After her amazing encounter with Jesus, she read every book she could find about Jesus. From those books, and from some new friends she had made, she learned that, although she was in love with Jesus and told Him that daily, she had never actually responded to an altar call or repentance prayer. So was she saved?
She had been taught at an early age the importance of following rules. There were rules for everything. And now she learned there were rules for being saved. It didn’t matter that she spent time with Jesus every day, talked about Him to everyone she met, and doodled His name in her books. If she never responded to an altar call, was she saved?
Her church didn’t do altar calls. So she found a friend’s church that did and made plans to attend it. When the altar call was given, the thought of everyone looking at her caused her to panic inside and she froze, unable to make herself get up and walk down that aisle. The preacher said that not going down the aisle was the same as saying no to the Holy Spirit. Full of remorse, she asked God to forgive her.
She talked with her friends and decided to try a smaller church. Maybe it would be easier with less people. But the same thing happened. And even though she said the sinner’s prayer in her heart as the preacher said it out loud, she knew it wasn’t good enough because a book she had read said that it wasn’t good enough to just think the sinner’s prayer, she had to say it out loud in front of a witness. So she wept silent tears for her weakness, wondering if she would ever be able to get saved.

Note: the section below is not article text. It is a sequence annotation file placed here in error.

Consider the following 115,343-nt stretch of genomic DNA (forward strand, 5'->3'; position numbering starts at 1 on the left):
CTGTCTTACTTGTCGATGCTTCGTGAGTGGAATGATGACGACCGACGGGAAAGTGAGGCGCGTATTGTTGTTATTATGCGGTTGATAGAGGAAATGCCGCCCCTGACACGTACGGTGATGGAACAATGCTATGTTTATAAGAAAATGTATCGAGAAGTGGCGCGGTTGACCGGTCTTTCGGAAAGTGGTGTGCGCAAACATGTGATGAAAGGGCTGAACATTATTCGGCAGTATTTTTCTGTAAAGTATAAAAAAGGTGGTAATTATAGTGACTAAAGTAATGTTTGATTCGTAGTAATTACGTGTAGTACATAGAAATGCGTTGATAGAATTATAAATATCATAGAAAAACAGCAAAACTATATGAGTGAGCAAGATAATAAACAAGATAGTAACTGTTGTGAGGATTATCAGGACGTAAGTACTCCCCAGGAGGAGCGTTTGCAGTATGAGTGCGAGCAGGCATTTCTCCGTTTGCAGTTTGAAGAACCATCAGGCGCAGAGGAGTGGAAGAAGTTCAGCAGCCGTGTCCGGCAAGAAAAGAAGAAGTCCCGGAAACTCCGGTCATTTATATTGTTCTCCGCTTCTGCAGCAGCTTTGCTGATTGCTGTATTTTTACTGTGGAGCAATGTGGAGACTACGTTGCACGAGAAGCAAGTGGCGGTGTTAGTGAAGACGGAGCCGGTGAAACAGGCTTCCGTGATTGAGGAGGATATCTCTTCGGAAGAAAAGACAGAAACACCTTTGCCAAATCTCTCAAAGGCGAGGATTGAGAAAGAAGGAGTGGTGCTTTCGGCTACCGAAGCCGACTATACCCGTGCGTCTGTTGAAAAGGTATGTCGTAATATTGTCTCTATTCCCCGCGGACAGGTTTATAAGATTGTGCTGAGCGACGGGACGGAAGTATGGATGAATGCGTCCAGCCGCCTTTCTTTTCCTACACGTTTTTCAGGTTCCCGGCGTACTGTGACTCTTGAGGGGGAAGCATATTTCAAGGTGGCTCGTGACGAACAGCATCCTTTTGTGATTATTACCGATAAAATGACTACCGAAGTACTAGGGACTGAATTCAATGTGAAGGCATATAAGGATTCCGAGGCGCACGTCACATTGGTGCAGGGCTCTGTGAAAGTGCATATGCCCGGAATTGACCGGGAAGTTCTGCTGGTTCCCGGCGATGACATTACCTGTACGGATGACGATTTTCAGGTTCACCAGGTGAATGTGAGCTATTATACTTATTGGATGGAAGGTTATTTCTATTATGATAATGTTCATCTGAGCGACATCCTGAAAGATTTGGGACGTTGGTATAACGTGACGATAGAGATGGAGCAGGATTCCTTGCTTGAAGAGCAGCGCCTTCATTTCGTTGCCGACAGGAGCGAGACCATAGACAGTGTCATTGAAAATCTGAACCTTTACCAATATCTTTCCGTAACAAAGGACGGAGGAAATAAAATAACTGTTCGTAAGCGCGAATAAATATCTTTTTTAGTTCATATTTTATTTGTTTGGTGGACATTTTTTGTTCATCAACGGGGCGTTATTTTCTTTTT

But she didn’t give up. She continued going to churches and reading books until one day she finally got the courage to make the walk to the front. Trembling so hard she thought she might faint, she repeated the sinner’s prayer with everyone else and went back to her seat.
Was she saved? She had read how everyone in the books described all the peace they felt when they got saved. She didn’t feel any different. Maybe a group prayer wasn’t good enough after all. Maybe that new book she was reading was right – that people should be led to Christ individually.
“Jesus,” she cried out. “Help me figure this out! I want to be saved. I want to be Yours. But I just don’t know how to do it!”
Beginning to get discouraged, she continued reading books, finding more rules and prayers, and following each one each time.
Respond to an altar call. Check.
Repeat the sinner’s prayer. Which one? She had repeated several so maybe she was covered.
Ask Jesus to live in her heart. Did she do this. Quickly she did and checked it off her mental list. Was she saved yet?
Give her life to Jesus and tell Him she would go wherever He wants to send her. OK, this one was harder, but she did, even if that meant moving to Africa and eating bugs. Was she saved yet?
Making Him Lord of her life. What did that mean? Maybe this was the hang up. “Whatever it means, Lord, I agree with it.” Was she saved yet?
Eventually she was so confused, she gave up. Salvation was just not for her, she thought. If God wanted to save her, He would. She wasn’t going to try anymore.
One day, months later, she was singing a praise song, about a group of people who rejoiced in belonging to Jesus, and the realization bloomed inside her that she was one of those people! She had been saved! When – she didn’t know. But that didn’t matter. She now knew who she belonged to. And she had the peace that came with that.
A gentle voice whispered unheard, “Silly girl. Don’t you know you were Mine the first time you told Me you loved Me? The words don’t matter. The place doesn’t matter. Feelings don’t matter. What matters is your heart. You were saved on that day, and I’m glad you finally believe it.”